Are you still waiting for the air rai
A Brampton citizen recently asked me why we weren’t using the old “air raid sirens” to warn people when tornado alerts are sent out by Environment Canada. My first answer was that most alerts don’t actually lead to tornadoes, they only warn us of their possibility. If we were to sound a siren every time we get an alert, we would be activating the sirens probably 30 to 40 times a year and we have yet to have a tornado in Brampton. This will only lead to the “never cry wolf” kind of story.
Then, I started to think back about those sirens and wondered what happened to them. A bit of research and I found out that most were removed by the Department of National Defence (DND) back in the 1970s because they were rusting and becoming eyesores. The Federal Government had no money to maintain them. These sirens had been installed back in the 50s as part of the cold war effort to be prepared for air raids. Those sirens would give about twenty minutes advanced warning for people to take shelter in case of an enemy attack. With the change in technology, the air raids were replaced by the risk of nuclear missiles and with that the warning time went from twenty minutes to less than a minute. Evidently the sirens became obsolete under those conditions, hence the reasoning for cutting the maintenance budget.
Apparently there are a few left, some web sites show two in Toronto and a few in BC. DND admitted in an interview to the Toronto Star in 2007, that some may have been missed from the inventory. In fact, there was controversy as to who actually owned them. The Star called the City of Toronto, who referred them to the Province, who referred them to DND, who referred them back to the City of Toronto.
There was a time when the sirens made sense and the investment was justified. Times change however, and technology advances require us to constantly revisit the premise upon which we made a decision. In emergency management, much has changed as well. I started my emergency management career by having to pull out the emergency plan once a year, turn to the telephone list, and call everyone to make sure the phone numbers were still valid. Back then a blackberry was a fruit, a cell was a living organism, and a network was a social organization.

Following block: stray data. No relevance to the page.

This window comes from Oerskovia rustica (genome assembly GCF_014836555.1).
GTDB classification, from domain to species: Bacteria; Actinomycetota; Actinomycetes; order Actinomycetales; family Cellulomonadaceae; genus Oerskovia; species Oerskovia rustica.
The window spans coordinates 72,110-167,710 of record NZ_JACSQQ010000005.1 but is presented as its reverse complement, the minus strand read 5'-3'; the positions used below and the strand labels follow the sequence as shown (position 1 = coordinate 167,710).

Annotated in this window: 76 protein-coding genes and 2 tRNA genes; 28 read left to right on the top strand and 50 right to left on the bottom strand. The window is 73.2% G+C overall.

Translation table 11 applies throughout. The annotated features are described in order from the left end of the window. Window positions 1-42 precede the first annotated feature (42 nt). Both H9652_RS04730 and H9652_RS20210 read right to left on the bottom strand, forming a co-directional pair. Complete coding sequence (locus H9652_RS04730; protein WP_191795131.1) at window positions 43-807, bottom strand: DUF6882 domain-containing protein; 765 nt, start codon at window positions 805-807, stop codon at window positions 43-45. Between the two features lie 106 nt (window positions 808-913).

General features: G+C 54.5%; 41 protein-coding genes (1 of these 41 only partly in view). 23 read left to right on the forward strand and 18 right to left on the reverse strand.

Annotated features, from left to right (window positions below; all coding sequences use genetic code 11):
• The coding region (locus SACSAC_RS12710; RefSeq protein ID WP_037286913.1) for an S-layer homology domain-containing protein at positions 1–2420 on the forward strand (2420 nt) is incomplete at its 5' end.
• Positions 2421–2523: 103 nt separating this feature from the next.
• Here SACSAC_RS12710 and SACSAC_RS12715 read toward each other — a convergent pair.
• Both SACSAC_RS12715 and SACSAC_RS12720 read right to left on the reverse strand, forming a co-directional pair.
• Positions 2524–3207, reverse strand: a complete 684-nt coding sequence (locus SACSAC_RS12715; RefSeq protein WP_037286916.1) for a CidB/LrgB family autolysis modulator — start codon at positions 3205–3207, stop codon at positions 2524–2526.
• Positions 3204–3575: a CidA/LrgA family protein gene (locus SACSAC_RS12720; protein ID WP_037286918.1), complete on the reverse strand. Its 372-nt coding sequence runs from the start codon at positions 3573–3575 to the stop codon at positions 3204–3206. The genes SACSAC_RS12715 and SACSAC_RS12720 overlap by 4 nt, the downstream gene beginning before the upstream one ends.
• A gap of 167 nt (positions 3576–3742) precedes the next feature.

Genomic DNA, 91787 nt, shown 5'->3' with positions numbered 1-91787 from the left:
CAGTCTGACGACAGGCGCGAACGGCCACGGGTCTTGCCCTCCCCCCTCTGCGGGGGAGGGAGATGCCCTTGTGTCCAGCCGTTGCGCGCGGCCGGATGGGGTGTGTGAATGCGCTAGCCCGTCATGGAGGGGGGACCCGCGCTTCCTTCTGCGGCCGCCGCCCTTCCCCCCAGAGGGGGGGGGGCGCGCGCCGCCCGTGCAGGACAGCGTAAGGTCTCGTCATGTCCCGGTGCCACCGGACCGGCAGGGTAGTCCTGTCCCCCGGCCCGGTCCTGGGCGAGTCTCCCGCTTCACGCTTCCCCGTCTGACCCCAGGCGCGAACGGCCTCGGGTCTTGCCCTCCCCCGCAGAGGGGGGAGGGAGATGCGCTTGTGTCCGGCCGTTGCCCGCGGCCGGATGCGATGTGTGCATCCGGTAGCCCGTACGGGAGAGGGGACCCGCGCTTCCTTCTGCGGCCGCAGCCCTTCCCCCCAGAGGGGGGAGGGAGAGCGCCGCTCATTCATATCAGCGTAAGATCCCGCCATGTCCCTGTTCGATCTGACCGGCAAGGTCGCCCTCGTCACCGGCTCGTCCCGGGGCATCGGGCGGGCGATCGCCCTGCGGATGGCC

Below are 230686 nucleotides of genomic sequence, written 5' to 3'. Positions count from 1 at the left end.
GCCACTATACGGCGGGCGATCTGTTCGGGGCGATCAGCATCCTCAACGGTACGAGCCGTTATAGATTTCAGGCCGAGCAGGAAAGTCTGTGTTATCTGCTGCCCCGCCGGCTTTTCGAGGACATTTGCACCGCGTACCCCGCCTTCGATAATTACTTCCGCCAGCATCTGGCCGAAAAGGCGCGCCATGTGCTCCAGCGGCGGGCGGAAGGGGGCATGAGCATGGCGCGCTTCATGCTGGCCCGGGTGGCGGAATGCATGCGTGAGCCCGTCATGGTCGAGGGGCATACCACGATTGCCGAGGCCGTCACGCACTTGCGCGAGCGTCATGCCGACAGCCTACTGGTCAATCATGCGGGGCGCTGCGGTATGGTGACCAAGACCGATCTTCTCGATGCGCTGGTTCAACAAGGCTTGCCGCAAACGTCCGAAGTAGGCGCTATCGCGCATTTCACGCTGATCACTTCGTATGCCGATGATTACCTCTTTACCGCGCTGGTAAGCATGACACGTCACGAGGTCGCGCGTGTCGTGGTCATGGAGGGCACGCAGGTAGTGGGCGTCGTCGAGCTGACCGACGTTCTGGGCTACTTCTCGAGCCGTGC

When I turned to embrace the field fully, I was first called an emergency planner. The function aimed at writing plans. It was a lonely function because nobody had any interest in participating in the planning. Plans were documents that rested on shelves and collected dust. Most of those who should have been using plans actually relied on their personal experience and hoped that they wouldn’t have to face something they had never encountered before. Situations did change and gradually got more complex, more devastating, and the responders started to turn to the plans, making us less lonely.
We then found out that planning was only part of the work. Plans needed to be shared, people needed to be trained on their uses, and the plans needed to be vetted by doing exercises. I became an emergency measures coordinator. The “measures” was part of the old legislation that would differentiate between the War Measures Act and the Peacetime Measures Act.
Once we had done everything we could to write plans – now with more input from those who would implement them – test the plans through exercises, and train the people, we thought that was it. Many of my peers stayed at that level. Then the concepts of prevention and mitigation came around, soon followed by recovery. We now had the next stage of our evolution. I became an emergency manager.
Again, many people seemed to think that this was it. We had reached the ultimate goal in this field. Surprise! We were not there yet.
Emergency Management deals with the physical aspect of emergencies. We build dams, we strengthen buildings, we rezone lands, we develop vaccines all for prevention purpose. We examine radars, we develop public alerting methodologies, we limit the speed of trains in urban surroundings, all for mitigation purposes. We build EOCs, we develop new communication technologies, we tell people what to stock for in their homes, all for preparedness purposes. We put out fires, we transport the wounded to hospitals, we redirect the traffic, we shelter the displaced, all in the response mode. Finally, we clean debris, we repair roads and bridges, we restore power, all in the recovery mode.
We are pretty good at managing all of this and the IMS is the ultimate tool in our arsenal. We can now celebrate our success. Or can we?
Way back even before my time, we used to send men to war, and expect them to get back to normal life when they came home, as if nothing had happened. When I was a kid, if I got hit by a bully, I would be told to suck it up and be a man. Today, we have Critical Incident Stress Management for our soldiers and first responders. Boys are now allowed to cry when they hurt, and bullying in unacceptable.
Emergency Management is all about the physical aspect, but the world has moved on to realize that the emotional and social aspect is just as important. We are now becoming resilience managers. We are now learning how to heal communities beyond cleaning up the debris and repairing the buildings. We now need to learn how to repair lives, how to heal broken ideals, how to recharge people who lost their dreams.
So where are you? Are you an emergency planner, an emergency measures coordinator, an emergency manager, or a budding resilience manager?
Are you still waiting for the air raid siren?